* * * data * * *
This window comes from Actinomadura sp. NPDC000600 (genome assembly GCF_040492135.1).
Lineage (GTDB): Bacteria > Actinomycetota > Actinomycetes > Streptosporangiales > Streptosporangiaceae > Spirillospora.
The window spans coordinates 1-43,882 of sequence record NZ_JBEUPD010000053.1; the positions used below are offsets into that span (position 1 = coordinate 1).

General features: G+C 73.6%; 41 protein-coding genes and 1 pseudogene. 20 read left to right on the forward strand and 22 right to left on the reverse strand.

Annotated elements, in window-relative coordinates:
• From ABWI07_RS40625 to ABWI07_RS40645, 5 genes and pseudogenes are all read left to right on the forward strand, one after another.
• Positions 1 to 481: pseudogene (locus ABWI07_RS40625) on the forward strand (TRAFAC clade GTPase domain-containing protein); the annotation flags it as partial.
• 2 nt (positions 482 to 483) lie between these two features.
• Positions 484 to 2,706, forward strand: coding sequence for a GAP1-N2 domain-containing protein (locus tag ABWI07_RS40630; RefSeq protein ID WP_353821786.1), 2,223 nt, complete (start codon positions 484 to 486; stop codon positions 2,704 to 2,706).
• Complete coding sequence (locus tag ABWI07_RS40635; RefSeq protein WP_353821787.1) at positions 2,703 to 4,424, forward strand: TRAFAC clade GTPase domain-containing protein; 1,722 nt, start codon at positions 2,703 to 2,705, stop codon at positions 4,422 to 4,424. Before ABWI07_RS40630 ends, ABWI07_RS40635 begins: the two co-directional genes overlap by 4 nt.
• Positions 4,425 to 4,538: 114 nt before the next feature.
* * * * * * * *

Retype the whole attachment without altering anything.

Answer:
This window comes from Actinomadura sp. NPDC000600 (genome assembly GCF_040492135.1).
Lineage (GTDB): Bacteria > Actinomycetota > Actinomycetes > Streptosporangiales > Streptosporangiaceae > Spirillospora.
The window spans coordinates 1-43,882 of sequence record NZ_JBEUPD010000053.1; the positions used below are offsets into that span (position 1 = coordinate 1).

General features: G+C 73.6%; 41 protein-coding genes and 1 pseudogene. 20 read left to right on the forward strand and 22 right to left on the reverse strand.

Annotated elements, in window-relative coordinates:
• From ABWI07_RS40625 to ABWI07_RS40645, 5 genes and pseudogenes are all read left to right on the forward strand, one after another.
• Positions 1 to 481: pseudogene (locus ABWI07_RS40625) on the forward strand (TRAFAC clade GTPase domain-containing protein); the annotation flags it as partial.
• 2 nt (positions 482 to 483) lie between these two features.
• Positions 484 to 2,706, forward strand: coding sequence for a GAP1-N2 domain-containing protein (locus tag ABWI07_RS40630; RefSeq protein ID WP_353821786.1), 2,223 nt, complete (start codon positions 484 to 486; stop codon positions 2,704 to 2,706).
• Complete coding sequence (locus tag ABWI07_RS40635; RefSeq protein WP_353821787.1) at positions 2,703 to 4,424, forward strand: TRAFAC clade GTPase domain-containing protein; 1,722 nt, start codon at positions 2,703 to 2,705, stop codon at positions 4,422 to 4,424. Before ABWI07_RS40630 ends, ABWI07_RS40635 begins: the two co-directional genes overlap by 4 nt.
• Positions 4,425 to 4,538: 114 nt before the next feature.